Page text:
In our last article, we discussed the importance of developing a unique and compelling position in order to effectively implement an IP public relations campaign.
Leveraging our formula – [what is your business] + [key differentiator(s) (that is true and you can prove)] – we also determined that you are an IP law firm. That’s pretty straightforward. Now, we are going to examine key differentiators. We must do this within the context of your firm, keeping in mind that we are looking to leverage the differentiators that the audience will find compelling. As we examine key differentiators, following are some questions that should help you:
- Is your firm a patent application machine?
- Is the firm, or any of its attorneys, considered thought leaders within a community or industry?
- Are your billings or profits driven by higher order services like proactive patent litigation?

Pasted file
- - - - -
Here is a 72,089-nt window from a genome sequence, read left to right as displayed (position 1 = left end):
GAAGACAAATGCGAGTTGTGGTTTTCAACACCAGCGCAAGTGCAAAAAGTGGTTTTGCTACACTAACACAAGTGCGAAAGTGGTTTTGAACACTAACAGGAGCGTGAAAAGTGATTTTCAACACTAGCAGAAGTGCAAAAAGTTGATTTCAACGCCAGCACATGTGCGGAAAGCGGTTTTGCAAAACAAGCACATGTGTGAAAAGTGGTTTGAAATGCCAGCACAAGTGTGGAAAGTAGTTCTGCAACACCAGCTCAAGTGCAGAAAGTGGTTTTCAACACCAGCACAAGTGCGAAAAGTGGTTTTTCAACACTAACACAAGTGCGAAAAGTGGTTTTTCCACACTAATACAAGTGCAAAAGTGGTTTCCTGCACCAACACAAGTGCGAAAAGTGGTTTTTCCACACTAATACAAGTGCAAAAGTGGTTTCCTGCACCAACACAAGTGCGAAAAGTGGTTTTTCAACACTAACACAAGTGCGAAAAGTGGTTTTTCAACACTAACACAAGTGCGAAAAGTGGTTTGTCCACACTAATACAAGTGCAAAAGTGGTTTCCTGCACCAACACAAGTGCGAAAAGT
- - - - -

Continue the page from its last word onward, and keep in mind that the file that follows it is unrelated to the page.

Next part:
- Are your billings or profits derived more from defensive prosecution of patentability and validity challenges?
- Are you considered strategic counselors by your clients, or more of an arms and legs provider?
- Are there specializations that you have with regard to types of industries – IT, finance, biotech, biomed, etc.?
- Are your services considered to be the least costly or premium priced?
- Does your firm offer clients access to higher-order, unique, custom developed services like IP analyses or tools?
- Is your firm better at working with established companies or entrepreneurs?
Once you have compiled your key differentiators, begin to honestly examine if these are truly differentiators or table stakes. What do we mean by a table stake? In poker, it is the minimum bet required in order to play a given game. It’s the same for your industry. Eliminate all of the differentiators you have listed that the majority of other IP law firms provide. Be brutally honest. This last bit is critical – make sure that your differentiators are real, and provable. That should narrow down your list to three or four key differentiators.
Is there a trend that you can easily determine? It very likely has to do with the types of clients you work with, or want to represent. This can be size of company or the industry they address.